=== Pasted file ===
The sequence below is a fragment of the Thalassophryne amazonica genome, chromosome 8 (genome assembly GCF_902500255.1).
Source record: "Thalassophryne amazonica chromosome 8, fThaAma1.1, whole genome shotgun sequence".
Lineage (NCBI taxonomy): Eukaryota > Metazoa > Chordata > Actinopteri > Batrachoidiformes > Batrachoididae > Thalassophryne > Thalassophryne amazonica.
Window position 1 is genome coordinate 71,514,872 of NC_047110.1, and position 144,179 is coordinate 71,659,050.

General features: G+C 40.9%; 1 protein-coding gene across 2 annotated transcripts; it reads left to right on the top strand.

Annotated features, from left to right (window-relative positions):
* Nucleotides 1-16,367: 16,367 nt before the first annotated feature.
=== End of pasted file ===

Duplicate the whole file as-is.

The sequence below is a fragment of the Thalassophryne amazonica genome, chromosome 8 (genome assembly GCF_902500255.1).
Source record: "Thalassophryne amazonica chromosome 8, fThaAma1.1, whole genome shotgun sequence".
Lineage (NCBI taxonomy): Eukaryota > Metazoa > Chordata > Actinopteri > Batrachoidiformes > Batrachoididae > Thalassophryne > Thalassophryne amazonica.
Window position 1 is genome coordinate 71,514,872 of NC_047110.1, and position 144,179 is coordinate 71,659,050.

General features: G+C 40.9%; 1 protein-coding gene across 2 annotated transcripts; it reads left to right on the top strand.

Annotated features, from left to right (window-relative positions):
* Nucleotides 1-16,367: 16,367 nt before the first annotated feature.